A Month in Patagonia // Adventuring in Chile + Argentina

First of all, I am not sorry for the amount of photos of Fitz Roy there are in this post. When I was originally picking photos, I had about 80 photos of that mountain alone. You’ll see why.

It is so difficult to wrap up a trip that contained so much—a week spent in a tiny port town, 8 days backpacking through one of the most beautiful places on earth, a few days in a small climbing town in Argentina, three days backpacking at the base of Fitz Roy and hanging out with some of the most creative & inspiring friends. We've barely been home a week, so I’m sure in the months to come I will draw more from this trip than I even realize right now.

Backup. The original inspiration for going to Patagonia started about three years ago. I (Megan) was working at REI and one of my managers was from Ecuador. Despite the fact that our time working together was brief, Eduar has had a big influence on my life in a lot of ways (he even made my wedding dress). He's a mountaineer and has climbed some of the craziest peaks in South America, and he always talked about how much he loved Chile. I started doing research and fell in love with the idea of going there. Its such an interesting place socially & geographically, with a highly developed economy and low unemployment rate. It has a big Italian and German influence and the Spanish they speak is almost a different language compared with the rest of South America. The country is stretched long & thin against the Pacific Ocean, going from sea level to 18,000+ feet in a matter of a hundred miles. I've wanted to visit for so long, and I even considered applying to grad school in Santiago for a while (then I realized my Spanish is not near proficient enough to attend college level courses, hah). Nate and I talked, and a friend told us about his experience hiking the O Circuit in the Torres Del Paine on the Chilean side of Patagonia, and the idea quickly evolved into visiting the southern tip of the world. On sort of a whim, we bought round trip flights to Punta Arenas, Chile for the month of January.

The plans further evolved when we found out our good friends & adventure photographers, the Hearnes, were going to be there at the same time. They road tripped and we backpacked, and we all met up in El Calafate before driving to the sweet little climbing town of El Chalten. We met up with Anni Graham & her husband Rich too, mutual friends we met through Instagram who are also incredibly talented adventure photographers.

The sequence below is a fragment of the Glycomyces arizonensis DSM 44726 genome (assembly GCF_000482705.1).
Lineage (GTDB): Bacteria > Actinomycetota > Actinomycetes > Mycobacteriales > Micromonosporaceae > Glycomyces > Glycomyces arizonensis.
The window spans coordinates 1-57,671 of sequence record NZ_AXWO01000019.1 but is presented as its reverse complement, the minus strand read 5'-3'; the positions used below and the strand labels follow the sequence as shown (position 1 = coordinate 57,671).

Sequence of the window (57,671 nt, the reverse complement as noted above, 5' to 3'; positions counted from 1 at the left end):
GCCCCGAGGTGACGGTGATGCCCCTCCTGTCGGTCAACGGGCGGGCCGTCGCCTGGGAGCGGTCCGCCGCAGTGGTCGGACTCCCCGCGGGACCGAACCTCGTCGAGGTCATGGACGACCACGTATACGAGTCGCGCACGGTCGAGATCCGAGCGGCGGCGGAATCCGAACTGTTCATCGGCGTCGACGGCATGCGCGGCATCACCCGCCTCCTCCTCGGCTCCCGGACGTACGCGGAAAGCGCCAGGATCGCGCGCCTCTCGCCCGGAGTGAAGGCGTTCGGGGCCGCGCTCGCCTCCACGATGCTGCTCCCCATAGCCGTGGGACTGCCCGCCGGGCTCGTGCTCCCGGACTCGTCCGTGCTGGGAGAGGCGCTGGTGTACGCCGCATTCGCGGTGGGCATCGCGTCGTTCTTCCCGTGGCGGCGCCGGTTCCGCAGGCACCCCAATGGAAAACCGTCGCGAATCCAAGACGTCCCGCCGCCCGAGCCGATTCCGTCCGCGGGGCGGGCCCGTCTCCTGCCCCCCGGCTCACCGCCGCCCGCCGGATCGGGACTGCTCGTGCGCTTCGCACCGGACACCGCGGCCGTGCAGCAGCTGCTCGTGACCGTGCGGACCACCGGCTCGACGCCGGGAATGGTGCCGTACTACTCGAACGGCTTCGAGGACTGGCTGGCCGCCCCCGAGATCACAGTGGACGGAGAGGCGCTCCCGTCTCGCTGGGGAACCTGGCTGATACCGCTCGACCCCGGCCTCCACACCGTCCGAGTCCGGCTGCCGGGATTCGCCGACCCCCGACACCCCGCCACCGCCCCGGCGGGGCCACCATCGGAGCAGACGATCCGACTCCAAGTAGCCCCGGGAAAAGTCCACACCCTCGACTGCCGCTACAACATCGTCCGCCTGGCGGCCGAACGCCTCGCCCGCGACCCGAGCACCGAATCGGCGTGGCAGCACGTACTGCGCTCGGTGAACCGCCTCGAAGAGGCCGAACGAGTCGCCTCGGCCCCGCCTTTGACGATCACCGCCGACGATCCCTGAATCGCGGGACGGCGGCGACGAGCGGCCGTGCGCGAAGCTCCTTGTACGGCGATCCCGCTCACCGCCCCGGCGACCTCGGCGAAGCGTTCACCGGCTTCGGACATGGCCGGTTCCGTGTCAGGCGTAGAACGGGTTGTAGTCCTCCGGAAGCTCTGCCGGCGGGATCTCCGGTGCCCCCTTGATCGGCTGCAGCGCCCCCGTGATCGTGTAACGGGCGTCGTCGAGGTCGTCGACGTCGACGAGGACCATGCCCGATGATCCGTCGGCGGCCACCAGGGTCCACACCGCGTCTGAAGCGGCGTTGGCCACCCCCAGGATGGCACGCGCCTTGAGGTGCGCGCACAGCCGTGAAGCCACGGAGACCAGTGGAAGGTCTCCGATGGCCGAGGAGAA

Our trip started with a full week staying in a cabin on the south side of Puerto Natales. We didn't plan much for that week, but after an unexpectedly busy wedding & holiday season, we needed that week just to rest & recoup. We walked to bakeries everyday, climbed at a little bouldering gym, drank mate, and took a boat ride to Bernardo O'Higgins National Park to see some glaciers.


Skirting around the Cuernos of the southern Andes, climbing up to the granite Torres that jut out of an icy blue lake, the "O Circuit" circumnavigates the park and it seems as though each day of the trek gets better than the last. I've never experienced such a beautiful place, where around each bend in the trail, there's a new view of a giant glacier, jagged peaks, lush forest, or an alpine lake. Its hard to really describe, and one of the best parts of the trail is the fact that so many people from all over the world travel here to make the trek as well. We made friends from Switzerland, the Netherlands, Germany, Australia, and various parts of the US.

Patagonia is known for the worst weather imaginable, and we got to experience all of it during our hike. Downpouring rain, intense wind that knocks you to the ground, and we even had snow the day we crossed the infamous John Gardner Pass. We also had several days of sun & mild weather, and our last day on the trail, we woke up for sunrise to see the Torres and had the most incredible clear sky & alpenglow. We kept joking that we had to go through the worst weather ever on the pass in order to earn a good sunrise on the Torres.